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On June 22, 2012, the Center for Law and Religion proudly hosted, together with the Department of Law at Libera Universita Maria SS. Assunta (LUMSA), an international conference, State-Sponsored Religious Displays in the U.S. and Europe. Held at LUMSA's campus in Rome, Italy, the conference brought together leading American and European scholars, judges, and government officials to address the legality of public religious displays in different nations. Professor Silvio Ferrari of the University of Milan delivered the Conference Introduction. Panels included Cultural or Religious? Understanding Symbols in Public Places; The Lautsi Case and the Margin of Appreciation; and State-Sponsored Religious Displays in Comparative Perspective.

Questions about the public display of religious symbols are very much in the air. In both the United States and Europe, recent cases have addressed the permissibility of such displays. In the United States, a fractured Supreme Court in 2010 allowed display of a Latin cross as a war memorial in the Mojave Desert. The Court decided the case, Salazar v. Buono, on a procedural point, but observers generally understood that the real issue in the case was the constitutionality of the cross itself. Across the Atlantic Ocean, the European Court of Human Rights in 2011 decided Lautsi v. Italy, a challenge to Italy's practice of placing crucifixes in public school classrooms. In a decision that surprised many observers, the Grand Chamber held that display of the crucifix was consistent with Italy's duty of religious neutrality under the European Convention on Human Rights.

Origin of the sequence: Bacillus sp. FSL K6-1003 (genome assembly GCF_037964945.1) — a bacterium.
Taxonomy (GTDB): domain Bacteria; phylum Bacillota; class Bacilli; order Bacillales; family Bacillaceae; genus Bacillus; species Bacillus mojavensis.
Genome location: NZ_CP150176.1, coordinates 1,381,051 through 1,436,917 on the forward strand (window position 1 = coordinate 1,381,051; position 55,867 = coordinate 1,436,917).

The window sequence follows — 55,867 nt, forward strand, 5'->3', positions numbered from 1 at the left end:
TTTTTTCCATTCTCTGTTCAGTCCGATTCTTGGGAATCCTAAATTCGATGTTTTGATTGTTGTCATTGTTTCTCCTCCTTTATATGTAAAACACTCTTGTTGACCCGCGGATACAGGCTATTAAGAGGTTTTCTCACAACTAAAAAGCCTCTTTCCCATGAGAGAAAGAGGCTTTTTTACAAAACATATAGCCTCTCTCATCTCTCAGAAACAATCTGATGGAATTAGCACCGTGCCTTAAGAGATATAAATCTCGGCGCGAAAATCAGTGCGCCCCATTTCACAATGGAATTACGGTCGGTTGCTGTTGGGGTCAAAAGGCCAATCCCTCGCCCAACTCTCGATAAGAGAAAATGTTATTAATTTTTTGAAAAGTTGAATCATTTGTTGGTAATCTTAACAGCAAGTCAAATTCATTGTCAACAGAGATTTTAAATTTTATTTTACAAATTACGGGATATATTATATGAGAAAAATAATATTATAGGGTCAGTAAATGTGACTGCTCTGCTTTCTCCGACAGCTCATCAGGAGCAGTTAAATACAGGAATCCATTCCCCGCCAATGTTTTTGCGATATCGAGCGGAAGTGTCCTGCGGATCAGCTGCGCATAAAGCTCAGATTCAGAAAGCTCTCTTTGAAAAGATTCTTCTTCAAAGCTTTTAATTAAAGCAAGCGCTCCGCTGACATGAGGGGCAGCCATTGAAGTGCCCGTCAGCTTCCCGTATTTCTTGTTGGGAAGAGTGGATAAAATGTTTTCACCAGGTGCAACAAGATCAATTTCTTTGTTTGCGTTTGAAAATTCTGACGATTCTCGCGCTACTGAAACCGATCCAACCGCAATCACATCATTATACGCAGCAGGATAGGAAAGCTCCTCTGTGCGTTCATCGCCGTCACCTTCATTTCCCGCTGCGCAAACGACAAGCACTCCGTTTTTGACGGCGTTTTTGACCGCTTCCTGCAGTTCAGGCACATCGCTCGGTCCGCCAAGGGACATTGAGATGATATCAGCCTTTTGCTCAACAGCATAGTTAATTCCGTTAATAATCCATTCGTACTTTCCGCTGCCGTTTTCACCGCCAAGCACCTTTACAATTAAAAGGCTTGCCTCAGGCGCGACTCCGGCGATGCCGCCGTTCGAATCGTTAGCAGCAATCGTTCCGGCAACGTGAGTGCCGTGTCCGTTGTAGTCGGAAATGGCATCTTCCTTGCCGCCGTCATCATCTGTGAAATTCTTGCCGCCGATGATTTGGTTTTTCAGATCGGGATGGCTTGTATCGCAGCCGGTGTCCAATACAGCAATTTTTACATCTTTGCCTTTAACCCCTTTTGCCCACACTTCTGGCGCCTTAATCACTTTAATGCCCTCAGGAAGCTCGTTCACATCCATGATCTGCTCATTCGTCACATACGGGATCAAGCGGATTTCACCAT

Salazar and Lautsi are two prominent examples of litigation involving public religious displays, but similar cases recur all the time. Public religious displays cause neuralgic controversies in America and Europe, and, indeed, around the world. As Ferrari writes in his contribution to this symposium, "conflicts around religious symbols have acquired a global dimension and occur with equal intensity in countries with profoundly different cultural backgrounds, religious traditions, and political institutions." Millions of people see such displays as vital to a sense of national identity-or, at worst, innocuous. For millions of other people, however, state-sponsored religious symbols send a message of exclusion and intolerance. The debate seems unlikely to end anytime soon.

From among the many fine papers presented at the Conference, the editors of the Journal of Catholic Legal Studies have selected four for publication: Silvio Ferrari's “Conference Introduction, State-Supported Display of Religious Symbols in the Public Space;” Thomas Berg’s “Can State-Sponsored Religious Symbols Promote Religious Liberty?;” Monica Lugato’s “The ‘Margin of Appreciation’ and Freedom of Religion: Between Treaty Interpretation and Subsidiarity;” and Judge Diarmuid F. O'Scannlain’s “Religious Symbols and the Law.”



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